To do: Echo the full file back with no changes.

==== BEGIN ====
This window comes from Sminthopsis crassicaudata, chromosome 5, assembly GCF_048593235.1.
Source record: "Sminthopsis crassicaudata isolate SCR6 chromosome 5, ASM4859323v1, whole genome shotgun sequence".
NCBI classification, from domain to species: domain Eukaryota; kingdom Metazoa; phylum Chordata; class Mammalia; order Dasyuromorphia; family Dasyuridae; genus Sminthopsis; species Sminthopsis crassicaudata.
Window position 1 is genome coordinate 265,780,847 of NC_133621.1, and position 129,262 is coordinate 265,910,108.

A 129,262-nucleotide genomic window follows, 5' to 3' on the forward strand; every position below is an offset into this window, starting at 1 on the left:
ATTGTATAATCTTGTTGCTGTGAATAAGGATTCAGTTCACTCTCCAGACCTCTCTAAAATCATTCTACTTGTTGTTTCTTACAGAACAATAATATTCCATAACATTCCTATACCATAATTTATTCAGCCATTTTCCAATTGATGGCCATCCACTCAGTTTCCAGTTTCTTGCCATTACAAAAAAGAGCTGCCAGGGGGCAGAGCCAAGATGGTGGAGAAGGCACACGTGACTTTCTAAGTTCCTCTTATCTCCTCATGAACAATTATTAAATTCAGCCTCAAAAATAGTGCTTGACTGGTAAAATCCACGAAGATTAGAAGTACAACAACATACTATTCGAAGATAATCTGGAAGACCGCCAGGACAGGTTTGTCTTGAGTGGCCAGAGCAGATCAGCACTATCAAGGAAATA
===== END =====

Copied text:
This window comes from Sminthopsis crassicaudata, chromosome 5, assembly GCF_048593235.1.
Source record: "Sminthopsis crassicaudata isolate SCR6 chromosome 5, ASM4859323v1, whole genome shotgun sequence".
NCBI classification, from domain to species: domain Eukaryota; kingdom Metazoa; phylum Chordata; class Mammalia; order Dasyuromorphia; family Dasyuridae; genus Sminthopsis; species Sminthopsis crassicaudata.
Window position 1 is genome coordinate 265,780,847 of NC_133621.1, and position 129,262 is coordinate 265,910,108.

A 129,262-nucleotide genomic window follows, 5' to 3' on the forward strand; every position below is an offset into this window, starting at 1 on the left:
ATTGTATAATCTTGTTGCTGTGAATAAGGATTCAGTTCACTCTCCAGACCTCTCTAAAATCATTCTACTTGTTGTTTCTTACAGAACAATAATATTCCATAACATTCCTATACCATAATTTATTCAGCCATTTTCCAATTGATGGCCATCCACTCAGTTTCCAGTTTCTTGCCATTACAAAAAAGAGCTGCCAGGGGGCAGAGCCAAGATGGTGGAGAAGGCACACGTGACTTTCTAAGTTCCTCTTATCTCCTCATGAACAATTATTAAATTCAGCCTCAAAAATAGTGCTTGACTGGTAAAATCCACGAAGATTAGAAGTACAACAACATACTATTCGAAGATAATCTGGAAGACCGCCAGGACAGGTTTGTCTTGAGTGGCCAGAGCAGATCAGCACTATCAAGGAAATA